Rob Lambert, Lisa Crispin and Janet Gregory worked on a great model called the T-shaped tester. Where the horizontal stands for our generic skills and competences. The vertical in the T describes our specialism. In my previous column – G(r)ood testing 16 – I discussed the competences that are associated with good testing. I stated that testing is a versatile profession and to be a good tester, we need to master many skills and competences. Should adopt more than one specialism? Yes, I think we should. Ross Dawson states in the article he wrote on this topic:
“It can be dangerous to have just one area of deep expertise, as the value of any single domain of expertise can erode rapidly with new developments. Complementary sets of deep expertise can make people extraordinary valuable, if combined with a breadth of perspective.”
In my new column G(r)ood testing 17 I state that it is time to move beyond the T-shape. Lets us introduce the π-shaped tester and an extended model like the comb-shaped one.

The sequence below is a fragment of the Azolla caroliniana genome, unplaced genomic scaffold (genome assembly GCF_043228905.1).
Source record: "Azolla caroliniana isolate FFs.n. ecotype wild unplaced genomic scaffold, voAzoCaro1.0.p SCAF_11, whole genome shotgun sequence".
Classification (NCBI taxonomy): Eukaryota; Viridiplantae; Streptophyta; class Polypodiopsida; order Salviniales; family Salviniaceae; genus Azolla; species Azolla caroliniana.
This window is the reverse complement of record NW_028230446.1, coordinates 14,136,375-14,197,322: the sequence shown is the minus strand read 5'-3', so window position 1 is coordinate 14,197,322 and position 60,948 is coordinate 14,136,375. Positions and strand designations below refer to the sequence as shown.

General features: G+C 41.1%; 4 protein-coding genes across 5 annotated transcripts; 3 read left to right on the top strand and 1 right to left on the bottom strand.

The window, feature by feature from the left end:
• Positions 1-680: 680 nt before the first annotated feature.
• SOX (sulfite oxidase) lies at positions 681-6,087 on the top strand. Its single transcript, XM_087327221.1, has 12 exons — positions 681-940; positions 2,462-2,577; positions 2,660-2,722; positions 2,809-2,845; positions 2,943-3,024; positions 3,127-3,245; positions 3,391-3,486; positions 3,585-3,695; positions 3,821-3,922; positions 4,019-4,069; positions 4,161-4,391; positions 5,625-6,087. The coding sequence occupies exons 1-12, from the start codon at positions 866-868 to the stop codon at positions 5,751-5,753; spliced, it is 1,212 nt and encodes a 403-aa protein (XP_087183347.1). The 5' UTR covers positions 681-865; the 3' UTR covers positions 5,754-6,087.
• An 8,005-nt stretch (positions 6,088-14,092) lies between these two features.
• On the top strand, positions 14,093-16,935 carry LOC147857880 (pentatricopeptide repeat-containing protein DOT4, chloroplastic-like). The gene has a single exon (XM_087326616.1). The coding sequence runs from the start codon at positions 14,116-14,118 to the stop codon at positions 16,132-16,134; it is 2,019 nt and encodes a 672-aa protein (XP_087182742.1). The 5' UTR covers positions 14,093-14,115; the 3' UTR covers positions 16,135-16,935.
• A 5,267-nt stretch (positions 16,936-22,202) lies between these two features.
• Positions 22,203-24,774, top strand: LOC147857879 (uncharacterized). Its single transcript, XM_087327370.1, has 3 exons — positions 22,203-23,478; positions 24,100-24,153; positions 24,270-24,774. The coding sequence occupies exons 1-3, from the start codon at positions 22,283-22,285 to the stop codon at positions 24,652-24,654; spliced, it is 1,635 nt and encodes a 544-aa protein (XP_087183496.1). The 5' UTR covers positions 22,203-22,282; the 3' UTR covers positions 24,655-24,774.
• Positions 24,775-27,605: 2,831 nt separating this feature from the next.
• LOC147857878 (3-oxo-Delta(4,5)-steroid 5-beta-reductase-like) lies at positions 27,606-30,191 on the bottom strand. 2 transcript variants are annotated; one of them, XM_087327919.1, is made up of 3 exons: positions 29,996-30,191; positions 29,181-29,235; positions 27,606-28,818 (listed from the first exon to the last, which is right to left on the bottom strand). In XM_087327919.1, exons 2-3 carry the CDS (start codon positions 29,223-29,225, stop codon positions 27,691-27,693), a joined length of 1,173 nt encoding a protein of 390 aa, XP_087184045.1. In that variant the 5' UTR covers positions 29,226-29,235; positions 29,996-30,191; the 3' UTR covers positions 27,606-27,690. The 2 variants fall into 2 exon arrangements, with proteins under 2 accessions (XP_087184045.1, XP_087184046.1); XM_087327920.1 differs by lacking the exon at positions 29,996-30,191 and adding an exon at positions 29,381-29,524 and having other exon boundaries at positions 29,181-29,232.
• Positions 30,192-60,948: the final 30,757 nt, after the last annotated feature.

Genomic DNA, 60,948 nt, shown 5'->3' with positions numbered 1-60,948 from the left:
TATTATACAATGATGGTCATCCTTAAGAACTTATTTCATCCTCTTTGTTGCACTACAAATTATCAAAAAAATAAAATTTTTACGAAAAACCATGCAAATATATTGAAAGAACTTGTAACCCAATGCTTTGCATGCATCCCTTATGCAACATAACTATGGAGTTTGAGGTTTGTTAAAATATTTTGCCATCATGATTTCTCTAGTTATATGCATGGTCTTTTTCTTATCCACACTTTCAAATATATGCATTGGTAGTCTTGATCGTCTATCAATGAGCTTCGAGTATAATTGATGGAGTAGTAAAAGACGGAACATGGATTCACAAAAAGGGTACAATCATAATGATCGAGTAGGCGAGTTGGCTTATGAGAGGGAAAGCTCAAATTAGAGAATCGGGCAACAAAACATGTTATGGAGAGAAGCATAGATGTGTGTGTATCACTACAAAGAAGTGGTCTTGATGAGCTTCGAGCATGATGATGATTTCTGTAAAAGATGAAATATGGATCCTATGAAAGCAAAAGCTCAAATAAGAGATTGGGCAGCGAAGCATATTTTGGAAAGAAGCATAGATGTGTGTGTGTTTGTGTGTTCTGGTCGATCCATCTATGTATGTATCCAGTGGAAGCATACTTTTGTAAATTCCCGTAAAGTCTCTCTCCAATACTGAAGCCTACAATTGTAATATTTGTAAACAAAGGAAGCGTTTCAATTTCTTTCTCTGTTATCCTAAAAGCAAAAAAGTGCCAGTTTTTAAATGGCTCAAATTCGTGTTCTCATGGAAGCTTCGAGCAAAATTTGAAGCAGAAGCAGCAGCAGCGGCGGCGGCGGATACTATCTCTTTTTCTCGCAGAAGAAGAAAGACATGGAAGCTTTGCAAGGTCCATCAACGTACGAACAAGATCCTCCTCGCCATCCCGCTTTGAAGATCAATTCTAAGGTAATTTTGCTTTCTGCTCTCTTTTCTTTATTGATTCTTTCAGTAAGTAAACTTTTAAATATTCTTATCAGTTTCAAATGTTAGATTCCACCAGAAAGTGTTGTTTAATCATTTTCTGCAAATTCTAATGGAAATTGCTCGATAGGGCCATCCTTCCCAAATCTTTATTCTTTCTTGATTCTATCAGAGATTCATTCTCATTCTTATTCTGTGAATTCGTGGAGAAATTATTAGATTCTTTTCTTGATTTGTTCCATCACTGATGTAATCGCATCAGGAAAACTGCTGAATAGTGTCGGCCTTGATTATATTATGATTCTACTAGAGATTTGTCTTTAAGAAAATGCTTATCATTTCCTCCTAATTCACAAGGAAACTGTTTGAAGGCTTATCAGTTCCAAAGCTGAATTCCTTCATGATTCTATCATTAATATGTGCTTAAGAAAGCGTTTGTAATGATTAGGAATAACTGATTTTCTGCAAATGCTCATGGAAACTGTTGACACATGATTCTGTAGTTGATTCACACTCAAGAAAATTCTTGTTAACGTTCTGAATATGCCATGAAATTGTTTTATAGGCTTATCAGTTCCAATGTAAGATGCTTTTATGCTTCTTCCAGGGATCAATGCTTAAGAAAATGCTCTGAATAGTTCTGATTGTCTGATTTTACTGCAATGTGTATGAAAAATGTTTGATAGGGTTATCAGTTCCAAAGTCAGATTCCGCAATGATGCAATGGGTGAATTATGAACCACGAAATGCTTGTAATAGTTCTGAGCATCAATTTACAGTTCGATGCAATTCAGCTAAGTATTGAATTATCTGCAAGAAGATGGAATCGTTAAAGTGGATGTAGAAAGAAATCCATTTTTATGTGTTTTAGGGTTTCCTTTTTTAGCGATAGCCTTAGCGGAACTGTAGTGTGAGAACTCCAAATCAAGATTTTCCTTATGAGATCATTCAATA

Like Iris Classon states: “Comb-skills I believe are hard to maintain, and some can pull it of- but definitive not everybody and you can become ‘Jack of all trades, master of none’ instead of ‘Jack of all trades, master of many’”. So it might a wise thing to adopt the π-shape and develop a (read: only one) extra specialism to secure your future as a tester.
Read “G(r)ood testing 17: Beyond the T-shape, what specialisms do you develop” on the EuroSTAR community pages, learn about the π-shaped tester and how you can become one yourself.